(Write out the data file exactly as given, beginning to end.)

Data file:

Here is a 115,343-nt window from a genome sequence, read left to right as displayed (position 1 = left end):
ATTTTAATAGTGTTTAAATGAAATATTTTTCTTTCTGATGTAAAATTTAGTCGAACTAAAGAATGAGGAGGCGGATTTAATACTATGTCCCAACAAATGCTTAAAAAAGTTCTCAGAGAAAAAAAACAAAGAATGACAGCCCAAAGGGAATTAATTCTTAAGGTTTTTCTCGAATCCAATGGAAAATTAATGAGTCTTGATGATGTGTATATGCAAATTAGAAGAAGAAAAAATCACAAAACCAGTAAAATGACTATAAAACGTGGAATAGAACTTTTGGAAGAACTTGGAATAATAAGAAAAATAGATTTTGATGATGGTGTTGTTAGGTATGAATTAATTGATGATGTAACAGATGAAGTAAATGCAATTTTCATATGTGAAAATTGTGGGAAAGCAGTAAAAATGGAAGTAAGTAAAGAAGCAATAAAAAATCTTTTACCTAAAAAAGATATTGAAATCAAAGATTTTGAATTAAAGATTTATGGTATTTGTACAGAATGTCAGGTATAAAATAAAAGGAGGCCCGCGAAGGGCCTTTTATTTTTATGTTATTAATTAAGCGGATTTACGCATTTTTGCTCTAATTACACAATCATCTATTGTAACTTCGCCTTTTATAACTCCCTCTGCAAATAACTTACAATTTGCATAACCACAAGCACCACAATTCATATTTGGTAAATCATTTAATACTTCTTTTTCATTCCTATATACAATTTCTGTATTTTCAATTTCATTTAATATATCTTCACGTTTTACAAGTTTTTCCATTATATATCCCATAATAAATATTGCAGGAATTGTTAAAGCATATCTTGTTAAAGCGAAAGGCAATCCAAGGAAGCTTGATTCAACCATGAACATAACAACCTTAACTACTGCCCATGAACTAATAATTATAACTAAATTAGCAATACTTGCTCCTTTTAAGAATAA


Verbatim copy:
Here is a 115,343-nt window from a genome sequence, read left to right as displayed (position 1 = left end):
ATTTTAATAGTGTTTAAATGAAATATTTTTCTTTCTGATGTAAAATTTAGTCGAACTAAAGAATGAGGAGGCGGATTTAATACTATGTCCCAACAAATGCTTAAAAAAGTTCTCAGAGAAAAAAAACAAAGAATGACAGCCCAAAGGGAATTAATTCTTAAGGTTTTTCTCGAATCCAATGGAAAATTAATGAGTCTTGATGATGTGTATATGCAAATTAGAAGAAGAAAAAATCACAAAACCAGTAAAATGACTATAAAACGTGGAATAGAACTTTTGGAAGAACTTGGAATAATAAGAAAAATAGATTTTGATGATGGTGTTGTTAGGTATGAATTAATTGATGATGTAACAGATGAAGTAAATGCAATTTTCATATGTGAAAATTGTGGGAAAGCAGTAAAAATGGAAGTAAGTAAAGAAGCAATAAAAAATCTTTTACCTAAAAAAGATATTGAAATCAAAGATTTTGAATTAAAGATTTATGGTATTTGTACAGAATGTCAGGTATAAAATAAAAGGAGGCCCGCGAAGGGCCTTTTATTTTTATGTTATTAATTAAGCGGATTTACGCATTTTTGCTCTAATTACACAATCATCTATTGTAACTTCGCCTTTTATAACTCCCTCTGCAAATAACTTACAATTTGCATAACCACAAGCACCACAATTCATATTTGGTAAATCATTTAATACTTCTTTTTCATTCCTATATACAATTTCTGTATTTTCAATTTCATTTAATATATCTTCACGTTTTACAAGTTTTTCCATTATATATCCCATAATAAATATTGCAGGAATTGTTAAAGCATATCTTGTTAAAGCGAAAGGCAATCCAAGGAAGCTTGATTCAACCATGAACATAACAACCTTAACTACTGCCCATGAACTAATAATTATAACTAAATTAGCAATACTTGCTCCTTTTAAGAATAA